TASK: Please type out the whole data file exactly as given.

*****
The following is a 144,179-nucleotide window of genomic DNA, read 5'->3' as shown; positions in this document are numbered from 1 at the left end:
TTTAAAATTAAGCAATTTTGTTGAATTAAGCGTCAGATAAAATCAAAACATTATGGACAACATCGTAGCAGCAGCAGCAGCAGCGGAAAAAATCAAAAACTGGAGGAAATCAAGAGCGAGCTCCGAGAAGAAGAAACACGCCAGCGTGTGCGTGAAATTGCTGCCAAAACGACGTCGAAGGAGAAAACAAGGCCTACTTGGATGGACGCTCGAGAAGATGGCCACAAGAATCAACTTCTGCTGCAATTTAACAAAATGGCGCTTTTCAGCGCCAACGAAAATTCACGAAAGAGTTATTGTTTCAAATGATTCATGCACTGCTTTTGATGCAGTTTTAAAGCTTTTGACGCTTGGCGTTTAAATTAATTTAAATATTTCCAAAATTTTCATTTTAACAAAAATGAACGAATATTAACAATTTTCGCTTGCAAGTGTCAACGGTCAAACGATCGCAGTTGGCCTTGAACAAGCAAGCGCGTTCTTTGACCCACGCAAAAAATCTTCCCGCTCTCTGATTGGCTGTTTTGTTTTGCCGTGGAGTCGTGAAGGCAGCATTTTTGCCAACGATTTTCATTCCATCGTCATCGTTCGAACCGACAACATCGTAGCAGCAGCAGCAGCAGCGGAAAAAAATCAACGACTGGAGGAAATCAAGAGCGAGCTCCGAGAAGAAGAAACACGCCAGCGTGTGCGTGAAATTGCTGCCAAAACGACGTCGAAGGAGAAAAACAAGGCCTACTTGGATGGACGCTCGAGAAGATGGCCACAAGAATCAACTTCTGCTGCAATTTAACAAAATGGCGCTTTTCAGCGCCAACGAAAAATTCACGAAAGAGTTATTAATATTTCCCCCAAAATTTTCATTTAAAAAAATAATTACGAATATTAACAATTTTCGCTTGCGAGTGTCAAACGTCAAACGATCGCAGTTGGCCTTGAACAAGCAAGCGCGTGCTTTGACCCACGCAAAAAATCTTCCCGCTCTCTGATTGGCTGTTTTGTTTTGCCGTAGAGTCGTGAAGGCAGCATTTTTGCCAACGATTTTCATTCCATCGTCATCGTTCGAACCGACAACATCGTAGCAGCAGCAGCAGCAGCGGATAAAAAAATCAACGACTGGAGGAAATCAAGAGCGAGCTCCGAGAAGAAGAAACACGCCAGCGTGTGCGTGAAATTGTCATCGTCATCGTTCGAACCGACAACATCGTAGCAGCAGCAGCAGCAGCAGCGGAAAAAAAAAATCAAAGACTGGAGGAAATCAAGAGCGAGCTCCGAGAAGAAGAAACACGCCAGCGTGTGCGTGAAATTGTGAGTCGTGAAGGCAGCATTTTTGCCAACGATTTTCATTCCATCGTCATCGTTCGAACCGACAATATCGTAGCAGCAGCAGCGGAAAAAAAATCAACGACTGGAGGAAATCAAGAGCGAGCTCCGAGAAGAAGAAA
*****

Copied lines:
The following is a 144,179-nucleotide window of genomic DNA, read 5'->3' as shown; positions in this document are numbered from 1 at the left end:
TTTAAAATTAAGCAATTTTGTTGAATTAAGCGTCAGATAAAATCAAAACATTATGGACAACATCGTAGCAGCAGCAGCAGCAGCGGAAAAAATCAAAAACTGGAGGAAATCAAGAGCGAGCTCCGAGAAGAAGAAACACGCCAGCGTGTGCGTGAAATTGCTGCCAAAACGACGTCGAAGGAGAAAACAAGGCCTACTTGGATGGACGCTCGAGAAGATGGCCACAAGAATCAACTTCTGCTGCAATTTAACAAAATGGCGCTTTTCAGCGCCAACGAAAATTCACGAAAGAGTTATTGTTTCAAATGATTCATGCACTGCTTTTGATGCAGTTTTAAAGCTTTTGACGCTTGGCGTTTAAATTAATTTAAATATTTCCAAAATTTTCATTTTAACAAAAATGAACGAATATTAACAATTTTCGCTTGCAAGTGTCAACGGTCAAACGATCGCAGTTGGCCTTGAACAAGCAAGCGCGTTCTTTGACCCACGCAAAAAATCTTCCCGCTCTCTGATTGGCTGTTTTGTTTTGCCGTGGAGTCGTGAAGGCAGCATTTTTGCCAACGATTTTCATTCCATCGTCATCGTTCGAACCGACAACATCGTAGCAGCAGCAGCAGCAGCGGAAAAAAATCAACGACTGGAGGAAATCAAGAGCGAGCTCCGAGAAGAAGAAACACGCCAGCGTGTGCGTGAAATTGCTGCCAAAACGACGTCGAAGGAGAAAAACAAGGCCTACTTGGATGGACGCTCGAGAAGATGGCCACAAGAATCAACTTCTGCTGCAATTTAACAAAATGGCGCTTTTCAGCGCCAACGAAAAATTCACGAAAGAGTTATTAATATTTCCCCCAAAATTTTCATTTAAAAAAATAATTACGAATATTAACAATTTTCGCTTGCGAGTGTCAAACGTCAAACGATCGCAGTTGGCCTTGAACAAGCAAGCGCGTGCTTTGACCCACGCAAAAAATCTTCCCGCTCTCTGATTGGCTGTTTTGTTTTGCCGTAGAGTCGTGAAGGCAGCATTTTTGCCAACGATTTTCATTCCATCGTCATCGTTCGAACCGACAACATCGTAGCAGCAGCAGCAGCAGCGGATAAAAAAATCAACGACTGGAGGAAATCAAGAGCGAGCTCCGAGAAGAAGAAACACGCCAGCGTGTGCGTGAAATTGTCATCGTCATCGTTCGAACCGACAACATCGTAGCAGCAGCAGCAGCAGCAGCGGAAAAAAAAAATCAAAGACTGGAGGAAATCAAGAGCGAGCTCCGAGAAGAAGAAACACGCCAGCGTGTGCGTGAAATTGTGAGTCGTGAAGGCAGCATTTTTGCCAACGATTTTCATTCCATCGTCATCGTTCGAACCGACAATATCGTAGCAGCAGCAGCGGAAAAAAAATCAACGACTGGAGGAAATCAAGAGCGAGCTCCGAGAAGAAGAAA